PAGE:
Pro-abortion militants and the abortion divide

By Dave Andrusko

We’ve discussed pro-abortion Prof. Mary Ziegler’s musings before, most recently an op-ed for the New York Times. It was a perfect mish-mash under the misleading headline, “The Abortion Wars Have Become a Fight Over Science.”

She was talking about fetal pain and the eminently defensible conclusion that abortion can cause “severe emotional disturbances” in some post-abortion women or increase the chances of “prematurity in subsequent pregnancies.”

Among the many critiques I offered was that Ziegler wrote as if we know nothing more today about the capability of the unborn child to experience pain than we did in 2005. Time—in this case, science—stands still. It’s simply not true.

Now she returns to offer still another bizarre explanation of why “The two sides are growing further apart on abortion.” Answer? According to her op-ed in the Washington Post, “We can thank Donald Trump.”

Before we get to (for lack of a better word) the substance of her argument, consider the context. In states where Democrats rule, they want abortion legalized through all 40 weeks of pregnancy; the “right” to abortion written into the state constitution; and an agreement that we should neglect abortion survivors beyond (possibly) making the baby ”comfortable.”

Donald Trump is responsible for that?

Actually, we don’t know if Ziegler believes that or not, at least not until the end. Why? For the reason that the only laws that are driving us “further apart on abortion,” according to Ziegler, are pro-life laws. There is only one reference (without specifics) that allude to pro-abortion activism, and that, of course, is only a defensive response.

So just so we understand. No matter how far out to sea pro-abortion proposals may be, it is only—can only—be pro-life laws (inspired by President Trump) that drive us further part.

In fact, in a fit of historical revisionism extreme even by the standards of abortion apologists such as Ziegler, we are told that when Bill Clinton became president, all the abortion lobby wanted was “to avoid appearing extreme.” Ziegler writes,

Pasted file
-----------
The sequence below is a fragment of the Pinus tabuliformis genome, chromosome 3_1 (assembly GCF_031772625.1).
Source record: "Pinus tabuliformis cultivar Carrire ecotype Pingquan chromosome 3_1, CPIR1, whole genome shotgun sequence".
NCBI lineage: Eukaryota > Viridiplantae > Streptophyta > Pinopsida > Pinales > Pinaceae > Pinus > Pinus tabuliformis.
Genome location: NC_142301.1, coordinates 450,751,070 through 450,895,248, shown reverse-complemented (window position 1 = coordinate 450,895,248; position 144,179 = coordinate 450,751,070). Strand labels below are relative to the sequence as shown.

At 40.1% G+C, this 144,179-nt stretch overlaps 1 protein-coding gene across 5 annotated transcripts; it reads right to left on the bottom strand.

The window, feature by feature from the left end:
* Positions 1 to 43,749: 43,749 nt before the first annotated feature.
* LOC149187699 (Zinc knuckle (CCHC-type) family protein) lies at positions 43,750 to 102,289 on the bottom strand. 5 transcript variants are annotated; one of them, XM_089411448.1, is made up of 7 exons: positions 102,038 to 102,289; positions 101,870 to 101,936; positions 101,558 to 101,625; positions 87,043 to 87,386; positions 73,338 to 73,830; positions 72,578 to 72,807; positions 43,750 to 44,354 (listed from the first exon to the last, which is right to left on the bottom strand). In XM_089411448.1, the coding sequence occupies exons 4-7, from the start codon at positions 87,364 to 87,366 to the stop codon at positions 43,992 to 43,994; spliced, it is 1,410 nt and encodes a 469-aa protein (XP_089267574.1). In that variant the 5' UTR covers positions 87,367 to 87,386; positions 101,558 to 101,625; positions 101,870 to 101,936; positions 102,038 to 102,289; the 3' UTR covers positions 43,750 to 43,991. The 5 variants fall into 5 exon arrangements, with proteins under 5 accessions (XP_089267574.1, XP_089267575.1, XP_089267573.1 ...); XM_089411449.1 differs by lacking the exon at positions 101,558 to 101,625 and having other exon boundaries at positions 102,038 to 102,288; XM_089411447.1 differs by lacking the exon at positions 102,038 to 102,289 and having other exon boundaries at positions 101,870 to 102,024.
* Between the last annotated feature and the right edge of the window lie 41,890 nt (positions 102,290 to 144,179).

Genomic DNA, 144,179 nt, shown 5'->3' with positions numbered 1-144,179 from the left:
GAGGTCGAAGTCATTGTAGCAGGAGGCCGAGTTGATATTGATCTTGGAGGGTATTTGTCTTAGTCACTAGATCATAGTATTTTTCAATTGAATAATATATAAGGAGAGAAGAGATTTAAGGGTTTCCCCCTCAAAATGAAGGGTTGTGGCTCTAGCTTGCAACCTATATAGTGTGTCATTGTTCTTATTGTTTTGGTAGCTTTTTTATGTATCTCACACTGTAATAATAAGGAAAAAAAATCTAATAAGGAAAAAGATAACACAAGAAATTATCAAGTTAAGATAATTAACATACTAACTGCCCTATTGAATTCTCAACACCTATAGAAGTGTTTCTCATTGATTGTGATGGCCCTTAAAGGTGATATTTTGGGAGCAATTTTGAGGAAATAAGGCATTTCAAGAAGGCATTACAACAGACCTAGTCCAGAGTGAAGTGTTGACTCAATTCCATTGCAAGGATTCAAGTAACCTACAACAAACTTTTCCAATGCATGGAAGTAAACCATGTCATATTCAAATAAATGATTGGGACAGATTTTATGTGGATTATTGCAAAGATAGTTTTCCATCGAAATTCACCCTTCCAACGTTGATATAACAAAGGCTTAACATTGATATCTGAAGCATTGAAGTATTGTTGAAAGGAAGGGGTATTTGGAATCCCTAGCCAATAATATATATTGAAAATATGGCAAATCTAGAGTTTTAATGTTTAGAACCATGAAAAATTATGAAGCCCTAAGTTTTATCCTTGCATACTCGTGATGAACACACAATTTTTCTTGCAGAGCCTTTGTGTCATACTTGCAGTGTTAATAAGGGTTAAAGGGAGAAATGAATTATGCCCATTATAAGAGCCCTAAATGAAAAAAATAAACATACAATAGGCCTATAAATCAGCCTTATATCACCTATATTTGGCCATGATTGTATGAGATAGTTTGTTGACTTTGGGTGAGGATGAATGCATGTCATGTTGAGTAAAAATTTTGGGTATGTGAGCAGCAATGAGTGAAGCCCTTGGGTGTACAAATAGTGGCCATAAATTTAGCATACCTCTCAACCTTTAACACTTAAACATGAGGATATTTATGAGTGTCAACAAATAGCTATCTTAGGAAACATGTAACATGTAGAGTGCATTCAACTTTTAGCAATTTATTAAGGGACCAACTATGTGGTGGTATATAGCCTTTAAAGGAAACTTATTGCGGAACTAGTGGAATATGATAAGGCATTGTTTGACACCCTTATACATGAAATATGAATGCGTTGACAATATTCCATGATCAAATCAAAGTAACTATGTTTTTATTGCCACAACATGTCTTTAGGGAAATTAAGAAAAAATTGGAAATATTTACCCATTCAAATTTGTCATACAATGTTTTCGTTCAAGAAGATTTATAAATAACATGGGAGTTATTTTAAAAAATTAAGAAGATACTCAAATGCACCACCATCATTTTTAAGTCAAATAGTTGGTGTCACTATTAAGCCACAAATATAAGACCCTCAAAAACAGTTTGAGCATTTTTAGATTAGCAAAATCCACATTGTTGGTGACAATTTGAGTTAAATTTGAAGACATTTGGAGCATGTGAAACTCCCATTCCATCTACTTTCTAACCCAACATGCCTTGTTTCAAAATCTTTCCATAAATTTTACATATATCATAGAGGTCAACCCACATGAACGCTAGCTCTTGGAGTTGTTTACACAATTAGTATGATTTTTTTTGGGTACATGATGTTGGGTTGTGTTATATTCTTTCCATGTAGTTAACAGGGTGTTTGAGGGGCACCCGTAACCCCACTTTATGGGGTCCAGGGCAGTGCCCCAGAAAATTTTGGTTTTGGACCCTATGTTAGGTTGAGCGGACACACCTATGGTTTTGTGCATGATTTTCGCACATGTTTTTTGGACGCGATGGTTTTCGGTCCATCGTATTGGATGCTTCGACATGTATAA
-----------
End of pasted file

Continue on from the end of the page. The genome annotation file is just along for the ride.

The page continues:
Organizations such as NARAL and Planned Parenthood invested in the Freedom of Choice Act, pitching it as a way to shore up the protections women already had. NRLC responded not by deriding existing rights but by accusing its opponents of covertly seeking something more radical.

Actually, if you looked at FOCA for even a moment, you would see there was nothing “covert” about FOCA. They intended to use the law to obliterate virtually all protective legislation. It would have gone far beyond Roe, which Ziegler rhetorically hides in the idiom that FOCA would merely “shore up the protection women already had.”

Near the end, Ziegler does throw in a reference to New York’s Reproductive Health Act (which she manages not to say legalized abortion up until birth) and Virginia’s Repeal Act, the significance of which she completely misses.

The author, Del. Tran, explicitly said her bill would legalize abortion through all 40 weeks. Awful as that was, the governor subsequently took her logic one step further to okay non-treatment of abortion survivors. That’s infanticide.

But not to Ziegler. For her, the Born-Alive Abortion Survivors Protection Act sponsored by Sen. Ben Sasse (R-Neb.) is all politics. It “may have addressed a virtually nonexistent problem — the killing of children born alive during an abortion — but it allowed Republicans to paint Democrats as extremists.”

There is no “may” about it. And the question is may you neglect an abortion survivor—treat her differently than you would a baby of similar gestational age born under normal conditions. To most people, as polls have clearly revealed, that discrimination is wrong.

Asked the following

Congress is considering legislation that would ensure that a baby who survives a failed abortion would be given the same medical treatment as any other baby born prematurely at the same age. Do you support or oppose this legislation?

A whopping 77% supported the legislation. But nothing in Ziegler’s op-ed about that, anymore than there is about the overwhelming opposition to late-term abortions.

Trump rightly deserves credit for energizing the Movement. His remarks in his State of the Union address about the need to pass the Pain-Capable Unborn Child Protection Act were music to our ears.

Last week in Michigan, Joyce Frieden of MedPage tells us

He also criticized Democrats for “aggressively pushing extreme late-term abortion, allowing children to be ripped from their mother’s womb right up until the moment of birth.” Trump said that Virginia governor Ralph Northam, MD (D), “stated that he would even allow a newborn baby, wrap the baby up, make the baby comfortable, to be executed after birth. And that is why, in my State of the Union address, I called on Congress to immediately pass legislation prohibiting the extreme late term abortion of babies.”

The President is promoting legislation supported by a solid-to-vast majority of Americans. Contrary to Ziegler, it is pro-abortion Democrats, not pro-life President Trump, who is driving us “further apart on abortion.”